Tweak Free Microsoft never officially supported its ultimate UI tweaker for XP, but the utility quickly became indispensable and created the trend of other tools offering multiple UI tweaks under a single interface.
File Organization
File $19.95 Windows can handle some basic file renaming in batches, but not with the power and simplicity of this tool, which changes extensions and can undo renames. Use the preview function to see the new name before giving the okay. Free or $29.95 for Pro Remember Norton Commander and its two-pane view? It seems that xplorer2 does, bringing that dual-pane paradigm back-with tabs-to replace Windows Explorer completely. You can even bookmark folders and later access them remotely via FTP. Free or $19.95 for Pro As the name implies, this utility does one thing and does it well: It locates duplicate files on your computer and kills one, leaving you with just a single file.
PCMag Utility: File Utility $7.97 alone or included in $19.97 annual subscription This two-pack includes MultiRen for strong batch file-renaming in Windows Explorer and FileGrab to create lists of files in a folder that you can then paste into spreadsheets or other documents. Free, XP only Another replacement for Windows Explorer, with organizational tabs. This small program nicely displays the total size of folders, not just files.
Total $34 This dual-pane tool mimics the look of a FTP client (it has FTP built in) while comparing files and folders—including archives. Free Put this utility on a USB key—even a floppy disk if you can find one—and take it with you to control files on any PC.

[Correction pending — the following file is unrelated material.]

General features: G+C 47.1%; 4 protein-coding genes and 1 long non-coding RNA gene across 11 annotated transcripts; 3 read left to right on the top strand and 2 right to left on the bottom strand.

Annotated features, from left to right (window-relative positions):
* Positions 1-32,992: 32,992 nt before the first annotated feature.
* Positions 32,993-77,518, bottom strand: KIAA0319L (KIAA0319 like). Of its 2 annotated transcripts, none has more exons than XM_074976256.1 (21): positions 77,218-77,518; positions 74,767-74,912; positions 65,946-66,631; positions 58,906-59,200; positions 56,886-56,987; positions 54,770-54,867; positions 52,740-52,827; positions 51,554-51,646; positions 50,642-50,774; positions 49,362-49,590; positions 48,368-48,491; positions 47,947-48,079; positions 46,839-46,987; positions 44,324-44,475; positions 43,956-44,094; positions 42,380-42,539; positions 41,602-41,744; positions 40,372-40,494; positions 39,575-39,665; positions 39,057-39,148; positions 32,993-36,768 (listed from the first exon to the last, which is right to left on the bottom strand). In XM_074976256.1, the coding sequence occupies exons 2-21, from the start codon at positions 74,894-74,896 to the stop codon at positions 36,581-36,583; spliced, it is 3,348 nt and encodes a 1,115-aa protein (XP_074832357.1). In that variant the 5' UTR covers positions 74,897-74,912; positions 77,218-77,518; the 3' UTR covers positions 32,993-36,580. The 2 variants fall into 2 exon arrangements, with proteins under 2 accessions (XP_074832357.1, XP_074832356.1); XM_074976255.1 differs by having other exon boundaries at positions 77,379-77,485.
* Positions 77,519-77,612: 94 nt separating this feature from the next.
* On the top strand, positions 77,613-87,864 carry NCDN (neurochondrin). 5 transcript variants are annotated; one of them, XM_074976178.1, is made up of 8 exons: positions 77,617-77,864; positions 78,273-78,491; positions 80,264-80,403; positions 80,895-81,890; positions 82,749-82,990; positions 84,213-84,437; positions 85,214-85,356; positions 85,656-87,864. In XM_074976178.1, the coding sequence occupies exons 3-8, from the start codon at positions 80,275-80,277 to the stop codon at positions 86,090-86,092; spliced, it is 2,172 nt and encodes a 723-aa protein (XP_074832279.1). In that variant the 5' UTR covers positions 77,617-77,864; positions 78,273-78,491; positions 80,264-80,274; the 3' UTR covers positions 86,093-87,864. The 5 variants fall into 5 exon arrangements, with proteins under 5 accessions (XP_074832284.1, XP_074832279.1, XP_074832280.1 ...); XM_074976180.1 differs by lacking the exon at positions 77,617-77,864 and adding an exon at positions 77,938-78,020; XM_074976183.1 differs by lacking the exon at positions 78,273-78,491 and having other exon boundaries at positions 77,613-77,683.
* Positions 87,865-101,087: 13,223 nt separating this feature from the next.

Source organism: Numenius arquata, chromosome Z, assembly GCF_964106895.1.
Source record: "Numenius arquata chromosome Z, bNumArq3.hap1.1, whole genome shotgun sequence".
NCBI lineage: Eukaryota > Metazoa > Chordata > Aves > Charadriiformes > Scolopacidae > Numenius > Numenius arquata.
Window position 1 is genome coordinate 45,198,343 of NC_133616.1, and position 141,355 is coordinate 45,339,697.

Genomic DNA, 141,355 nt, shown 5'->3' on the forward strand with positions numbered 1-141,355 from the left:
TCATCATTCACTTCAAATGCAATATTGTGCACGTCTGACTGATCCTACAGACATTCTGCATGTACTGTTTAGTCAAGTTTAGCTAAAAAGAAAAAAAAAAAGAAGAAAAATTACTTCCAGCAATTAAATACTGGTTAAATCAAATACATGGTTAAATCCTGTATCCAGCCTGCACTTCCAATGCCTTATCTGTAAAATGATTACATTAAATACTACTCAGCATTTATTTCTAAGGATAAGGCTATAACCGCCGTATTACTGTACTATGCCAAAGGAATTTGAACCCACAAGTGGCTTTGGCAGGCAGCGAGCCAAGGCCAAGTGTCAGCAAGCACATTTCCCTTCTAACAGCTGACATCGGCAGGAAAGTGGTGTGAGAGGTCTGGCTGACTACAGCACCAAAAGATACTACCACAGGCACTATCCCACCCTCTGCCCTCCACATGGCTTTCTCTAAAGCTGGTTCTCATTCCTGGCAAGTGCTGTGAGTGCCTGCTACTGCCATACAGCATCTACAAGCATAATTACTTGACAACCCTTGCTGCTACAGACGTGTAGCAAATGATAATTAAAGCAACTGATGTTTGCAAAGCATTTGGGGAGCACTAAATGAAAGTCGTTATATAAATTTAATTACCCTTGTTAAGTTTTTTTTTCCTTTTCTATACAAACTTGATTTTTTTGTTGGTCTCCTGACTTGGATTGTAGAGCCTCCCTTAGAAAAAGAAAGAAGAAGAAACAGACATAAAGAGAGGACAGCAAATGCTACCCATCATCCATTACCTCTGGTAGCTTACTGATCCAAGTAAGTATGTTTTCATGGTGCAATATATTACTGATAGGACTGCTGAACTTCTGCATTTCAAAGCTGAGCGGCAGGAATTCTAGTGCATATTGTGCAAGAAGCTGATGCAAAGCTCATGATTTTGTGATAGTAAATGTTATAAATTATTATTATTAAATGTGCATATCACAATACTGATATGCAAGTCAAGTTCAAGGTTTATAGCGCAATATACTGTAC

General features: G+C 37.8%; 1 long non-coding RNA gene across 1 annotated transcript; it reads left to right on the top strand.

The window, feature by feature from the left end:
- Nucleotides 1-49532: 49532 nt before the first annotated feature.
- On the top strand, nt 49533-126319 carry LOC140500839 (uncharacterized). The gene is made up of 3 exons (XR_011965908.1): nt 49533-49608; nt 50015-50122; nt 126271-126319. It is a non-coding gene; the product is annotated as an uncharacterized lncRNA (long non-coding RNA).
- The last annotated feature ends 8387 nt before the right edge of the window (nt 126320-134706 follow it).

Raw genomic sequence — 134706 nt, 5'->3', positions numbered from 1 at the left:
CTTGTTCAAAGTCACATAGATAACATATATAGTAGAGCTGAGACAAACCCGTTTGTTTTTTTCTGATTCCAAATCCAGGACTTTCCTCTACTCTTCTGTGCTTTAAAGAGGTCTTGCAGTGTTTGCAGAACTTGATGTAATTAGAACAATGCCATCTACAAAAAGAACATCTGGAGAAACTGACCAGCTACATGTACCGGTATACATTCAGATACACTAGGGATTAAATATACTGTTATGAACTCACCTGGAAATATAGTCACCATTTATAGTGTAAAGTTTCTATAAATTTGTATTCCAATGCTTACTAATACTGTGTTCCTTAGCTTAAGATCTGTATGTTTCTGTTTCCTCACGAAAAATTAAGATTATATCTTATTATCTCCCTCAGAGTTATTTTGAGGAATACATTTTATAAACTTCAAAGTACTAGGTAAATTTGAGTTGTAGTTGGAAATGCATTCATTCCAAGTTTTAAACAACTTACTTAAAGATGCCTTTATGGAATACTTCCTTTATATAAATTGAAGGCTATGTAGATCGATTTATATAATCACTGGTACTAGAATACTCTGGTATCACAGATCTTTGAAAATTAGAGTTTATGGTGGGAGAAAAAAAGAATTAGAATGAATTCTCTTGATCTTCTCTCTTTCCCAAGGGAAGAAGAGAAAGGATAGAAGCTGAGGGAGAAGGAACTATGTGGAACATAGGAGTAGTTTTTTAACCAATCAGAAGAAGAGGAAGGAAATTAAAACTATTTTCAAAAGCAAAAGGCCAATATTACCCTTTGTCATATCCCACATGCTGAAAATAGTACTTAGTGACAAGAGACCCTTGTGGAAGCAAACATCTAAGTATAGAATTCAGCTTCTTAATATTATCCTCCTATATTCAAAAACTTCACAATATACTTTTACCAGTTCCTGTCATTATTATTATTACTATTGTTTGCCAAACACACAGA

WindowBlinds $19.95 Putting new skins on Windows completely changes its looks—from the wallpaper to the menus—without changing how it works. WindowBlinds claims to improve performance over XP's and Vista's own UI, enhancing things like transparency of windows and menus. Artists, design your own customized skins. Free Want to stick with Windows Explorer? It's your choice, but you can still enjoy an advanced, tabbed interface. After installing this utility, go to Explorer, right-click the toolbar, and check "QTTabBar," then check the ButtonBar to get extra control over new tabs.
Taskbar Shuffle Free Don't let the Windows taskbar control you. Move the buttons for open applications anywhere you want on the taskbar, or group open documents together. It works with Windows versions all the way back to Windows 95.
Vista Transformation Free Are you jealous of friends who get to compute all day in good-looking Vista while you toil in ancient XP? This pack does all it can to make sure the older OS gets the visual perks of the newer. From the boot screen to the smart icons, even the control panels are Vista-ized. Free Make Windows behave in ways that match your style of working. This background utility minimizes windows to the tray, snaps them together as you drag, and disables specific keys (like the Windows key). It even provides stats on how much you use your keyboard. Free Simple and to the point: Sometimes windows pop up that can't be resized, but you want to resize them anyway. This tiny utility makes sure that all windows you encounter can be elongated as needed.